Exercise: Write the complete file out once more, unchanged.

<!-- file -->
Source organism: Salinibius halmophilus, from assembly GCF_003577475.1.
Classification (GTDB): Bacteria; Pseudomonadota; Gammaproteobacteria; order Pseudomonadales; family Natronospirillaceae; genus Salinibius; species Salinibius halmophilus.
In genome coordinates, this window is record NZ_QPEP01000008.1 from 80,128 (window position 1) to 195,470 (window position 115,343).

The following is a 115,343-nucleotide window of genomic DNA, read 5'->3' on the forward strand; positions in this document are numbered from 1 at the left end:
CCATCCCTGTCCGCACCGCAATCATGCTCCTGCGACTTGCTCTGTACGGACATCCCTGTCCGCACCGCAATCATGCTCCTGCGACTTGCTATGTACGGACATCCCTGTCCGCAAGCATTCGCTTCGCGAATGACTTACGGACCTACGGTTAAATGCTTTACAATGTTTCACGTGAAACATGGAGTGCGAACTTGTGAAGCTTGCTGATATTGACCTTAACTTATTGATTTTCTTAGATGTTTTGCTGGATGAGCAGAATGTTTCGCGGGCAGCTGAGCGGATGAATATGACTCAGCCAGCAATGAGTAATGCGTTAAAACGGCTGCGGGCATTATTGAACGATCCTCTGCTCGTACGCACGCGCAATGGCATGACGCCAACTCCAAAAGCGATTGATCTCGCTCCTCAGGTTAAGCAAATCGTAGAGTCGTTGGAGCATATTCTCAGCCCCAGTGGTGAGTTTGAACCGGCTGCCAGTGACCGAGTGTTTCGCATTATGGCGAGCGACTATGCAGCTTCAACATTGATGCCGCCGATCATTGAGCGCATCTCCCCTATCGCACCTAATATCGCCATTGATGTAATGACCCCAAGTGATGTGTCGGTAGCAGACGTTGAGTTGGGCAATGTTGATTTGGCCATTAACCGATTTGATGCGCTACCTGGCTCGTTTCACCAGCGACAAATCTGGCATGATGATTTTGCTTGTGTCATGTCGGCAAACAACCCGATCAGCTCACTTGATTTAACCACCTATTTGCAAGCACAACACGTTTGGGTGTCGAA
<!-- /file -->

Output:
Source organism: Salinibius halmophilus, from assembly GCF_003577475.1.
Classification (GTDB): Bacteria; Pseudomonadota; Gammaproteobacteria; order Pseudomonadales; family Natronospirillaceae; genus Salinibius; species Salinibius halmophilus.
In genome coordinates, this window is record NZ_QPEP01000008.1 from 80,128 (window position 1) to 195,470 (window position 115,343).

The following is a 115,343-nucleotide window of genomic DNA, read 5'->3' on the forward strand; positions in this document are numbered from 1 at the left end:
CCATCCCTGTCCGCACCGCAATCATGCTCCTGCGACTTGCTCTGTACGGACATCCCTGTCCGCACCGCAATCATGCTCCTGCGACTTGCTATGTACGGACATCCCTGTCCGCAAGCATTCGCTTCGCGAATGACTTACGGACCTACGGTTAAATGCTTTACAATGTTTCACGTGAAACATGGAGTGCGAACTTGTGAAGCTTGCTGATATTGACCTTAACTTATTGATTTTCTTAGATGTTTTGCTGGATGAGCAGAATGTTTCGCGGGCAGCTGAGCGGATGAATATGACTCAGCCAGCAATGAGTAATGCGTTAAAACGGCTGCGGGCATTATTGAACGATCCTCTGCTCGTACGCACGCGCAATGGCATGACGCCAACTCCAAAAGCGATTGATCTCGCTCCTCAGGTTAAGCAAATCGTAGAGTCGTTGGAGCATATTCTCAGCCCCAGTGGTGAGTTTGAACCGGCTGCCAGTGACCGAGTGTTTCGCATTATGGCGAGCGACTATGCAGCTTCAACATTGATGCCGCCGATCATTGAGCGCATCTCCCCTATCGCACCTAATATCGCCATTGATGTAATGACCCCAAGTGATGTGTCGGTAGCAGACGTTGAGTTGGGCAATGTTGATTTGGCCATTAACCGATTTGATGCGCTACCTGGCTCGTTTCACCAGCGACAAATCTGGCATGATGATTTTGCTTGTGTCATGTCGGCAAACAACCCGATCAGCTCACTTGATTTAACCACCTATTTGCAAGCACAACACGTTTGGGTGTCGAA